Tuesday, February 10, 2009

Board Certification requirements in a time of crisis

This is a letter to the Editor regarding a medscape Article topic "Board Certification"... Issue was whether BC and re-certification really are meaningful, who is profiting from this "certificate" and how does it impact quality of care.

-----Original Message-----
From: JP Saleeby, MD jpsaleeby@aol.com
To: glundberg@medscape.net
Sent: Mon, 9 Feb 2009 3:55 pm
Subject: Who should be allowed to take the board exam?

Re: To the Editor
From Medscape General Medicine
Readers Respond to "Board Certification -- A Hot Topic for Patients and Physicians"
Posted 05/19/2006Jeffrey A. Marmelzat, MD; Name Withheld on Request; Carla S. Fore, RN, PA-C; J. Michael Miller, PhD, (D)ABMM; Ajoy Chhabra, MD----------------

Board certification is so overrated. I have practiced medicine for over 16 years in Emergency Medicine, I did not complete a residency and therefore am not eligible for taking any board exams, despite the fact that I am very competent, have a stellar track record as a physician and ascended to leadership roles in EM (6 years as assistant medical director and the past 2+ years as director of a department). My record will show that while I am not board-certified in any specialty, my performance as an ER physician outshines some of my associates who are EM-residency trained and BC (and even a few who are double boarded).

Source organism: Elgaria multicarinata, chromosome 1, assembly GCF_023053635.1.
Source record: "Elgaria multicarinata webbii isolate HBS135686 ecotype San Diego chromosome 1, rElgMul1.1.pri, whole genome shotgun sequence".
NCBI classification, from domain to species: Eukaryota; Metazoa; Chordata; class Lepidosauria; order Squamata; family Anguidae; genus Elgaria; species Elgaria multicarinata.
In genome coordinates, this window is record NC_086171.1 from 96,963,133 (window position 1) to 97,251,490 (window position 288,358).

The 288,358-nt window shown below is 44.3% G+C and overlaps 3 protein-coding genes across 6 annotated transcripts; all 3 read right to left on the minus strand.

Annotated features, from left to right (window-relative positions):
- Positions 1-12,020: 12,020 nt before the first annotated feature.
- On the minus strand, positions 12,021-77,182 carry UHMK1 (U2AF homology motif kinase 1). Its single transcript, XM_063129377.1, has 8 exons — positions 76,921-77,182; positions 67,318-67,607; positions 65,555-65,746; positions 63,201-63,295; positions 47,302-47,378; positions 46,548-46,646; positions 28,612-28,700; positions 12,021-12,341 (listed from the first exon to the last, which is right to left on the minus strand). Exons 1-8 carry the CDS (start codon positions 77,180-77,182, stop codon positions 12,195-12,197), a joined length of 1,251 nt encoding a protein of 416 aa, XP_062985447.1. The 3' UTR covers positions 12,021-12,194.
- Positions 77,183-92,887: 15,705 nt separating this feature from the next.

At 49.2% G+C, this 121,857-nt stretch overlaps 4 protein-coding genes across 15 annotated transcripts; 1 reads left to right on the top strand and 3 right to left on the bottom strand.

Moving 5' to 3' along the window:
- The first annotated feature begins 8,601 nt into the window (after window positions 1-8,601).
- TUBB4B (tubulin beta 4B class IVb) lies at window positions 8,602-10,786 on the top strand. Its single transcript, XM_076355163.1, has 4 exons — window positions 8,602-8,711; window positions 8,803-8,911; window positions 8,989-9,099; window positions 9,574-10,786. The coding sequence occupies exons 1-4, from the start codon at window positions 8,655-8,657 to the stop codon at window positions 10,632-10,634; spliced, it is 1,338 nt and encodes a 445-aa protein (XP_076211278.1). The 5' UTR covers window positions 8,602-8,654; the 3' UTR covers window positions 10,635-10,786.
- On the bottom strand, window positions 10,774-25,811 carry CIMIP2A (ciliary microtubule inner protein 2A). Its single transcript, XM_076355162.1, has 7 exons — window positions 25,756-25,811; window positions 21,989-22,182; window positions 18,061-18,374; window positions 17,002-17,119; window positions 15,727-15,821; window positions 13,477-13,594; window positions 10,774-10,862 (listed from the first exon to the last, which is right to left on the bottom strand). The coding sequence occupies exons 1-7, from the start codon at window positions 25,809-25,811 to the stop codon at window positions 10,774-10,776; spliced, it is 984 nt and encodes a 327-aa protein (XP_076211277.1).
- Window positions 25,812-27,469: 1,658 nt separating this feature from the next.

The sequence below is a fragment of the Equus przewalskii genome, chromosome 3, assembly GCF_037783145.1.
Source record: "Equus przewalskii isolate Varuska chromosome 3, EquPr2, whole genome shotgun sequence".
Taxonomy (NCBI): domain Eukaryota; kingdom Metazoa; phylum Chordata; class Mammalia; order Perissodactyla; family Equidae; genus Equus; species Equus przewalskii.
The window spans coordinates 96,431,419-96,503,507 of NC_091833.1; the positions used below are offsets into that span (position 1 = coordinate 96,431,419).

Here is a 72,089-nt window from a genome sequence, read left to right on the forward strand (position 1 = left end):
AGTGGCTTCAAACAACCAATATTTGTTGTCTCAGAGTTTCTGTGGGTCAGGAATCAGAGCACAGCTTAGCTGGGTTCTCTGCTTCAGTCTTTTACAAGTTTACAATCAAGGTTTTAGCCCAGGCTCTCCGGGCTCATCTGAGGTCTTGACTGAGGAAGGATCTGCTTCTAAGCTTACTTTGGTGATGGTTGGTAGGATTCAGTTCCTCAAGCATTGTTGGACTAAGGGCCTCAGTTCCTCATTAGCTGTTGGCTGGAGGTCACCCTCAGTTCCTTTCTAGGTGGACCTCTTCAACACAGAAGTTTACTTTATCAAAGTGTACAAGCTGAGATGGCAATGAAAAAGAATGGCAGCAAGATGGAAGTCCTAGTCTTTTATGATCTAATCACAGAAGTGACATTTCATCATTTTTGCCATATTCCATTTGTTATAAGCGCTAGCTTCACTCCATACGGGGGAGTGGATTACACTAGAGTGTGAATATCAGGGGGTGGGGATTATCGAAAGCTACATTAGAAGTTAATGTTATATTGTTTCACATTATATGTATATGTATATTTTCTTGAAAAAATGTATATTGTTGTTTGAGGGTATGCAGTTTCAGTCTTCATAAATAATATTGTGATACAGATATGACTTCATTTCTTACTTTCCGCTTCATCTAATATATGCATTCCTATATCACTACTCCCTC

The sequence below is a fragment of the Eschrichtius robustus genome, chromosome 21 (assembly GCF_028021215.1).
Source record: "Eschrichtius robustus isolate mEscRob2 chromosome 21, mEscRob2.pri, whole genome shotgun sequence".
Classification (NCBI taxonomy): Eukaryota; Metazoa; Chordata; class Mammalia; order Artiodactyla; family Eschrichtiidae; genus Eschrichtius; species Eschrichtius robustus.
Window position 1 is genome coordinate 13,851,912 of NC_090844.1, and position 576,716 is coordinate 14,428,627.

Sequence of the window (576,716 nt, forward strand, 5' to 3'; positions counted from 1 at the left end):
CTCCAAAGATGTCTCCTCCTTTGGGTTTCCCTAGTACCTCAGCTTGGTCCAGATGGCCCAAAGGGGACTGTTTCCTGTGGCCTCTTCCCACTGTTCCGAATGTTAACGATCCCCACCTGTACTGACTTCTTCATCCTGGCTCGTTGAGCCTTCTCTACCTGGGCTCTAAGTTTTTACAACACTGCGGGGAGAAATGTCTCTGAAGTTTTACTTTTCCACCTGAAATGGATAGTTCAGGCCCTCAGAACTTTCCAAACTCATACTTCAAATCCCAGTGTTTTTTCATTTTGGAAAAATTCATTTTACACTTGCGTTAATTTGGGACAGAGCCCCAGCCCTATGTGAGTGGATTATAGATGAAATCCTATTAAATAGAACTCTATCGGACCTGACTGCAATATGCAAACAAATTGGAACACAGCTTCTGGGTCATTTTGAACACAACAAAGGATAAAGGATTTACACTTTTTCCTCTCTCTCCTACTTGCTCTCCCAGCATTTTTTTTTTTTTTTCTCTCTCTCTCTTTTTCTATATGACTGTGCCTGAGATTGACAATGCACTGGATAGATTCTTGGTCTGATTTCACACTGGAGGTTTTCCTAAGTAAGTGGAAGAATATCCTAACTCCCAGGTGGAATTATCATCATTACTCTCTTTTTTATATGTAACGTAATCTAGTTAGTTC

I find the board certification process to be faulted in that "any" MD or DO who has completed a PGY-1 year and obtained medical license in any state should be able to sit for any board... should he or she pass.. then give them the certification. What truly is the difference between a physician who is taking his re-certification exam for the 4th time being so far from residence (and in fact what was taught back then may be obsolete or even wrong by today's standards) and a physician who is current in his practice (participates in CMEs) but to did not complete residency? It appears that the boards are in fact profiting (by collecting fees) from requiring re-examination and the training programs profiting from a cheap source of labor.

Because of the desire by some hospitals to staff their EDs with EM-trained BC physicians (who look good on paper) by-laws are excluding good experienced ED physicians (even those BC in Primary Care specialties) and this is making it increasingly difficult for doctors to find work, especially in a time when our nation is facing physician shortages.

JP Saleeby, MD

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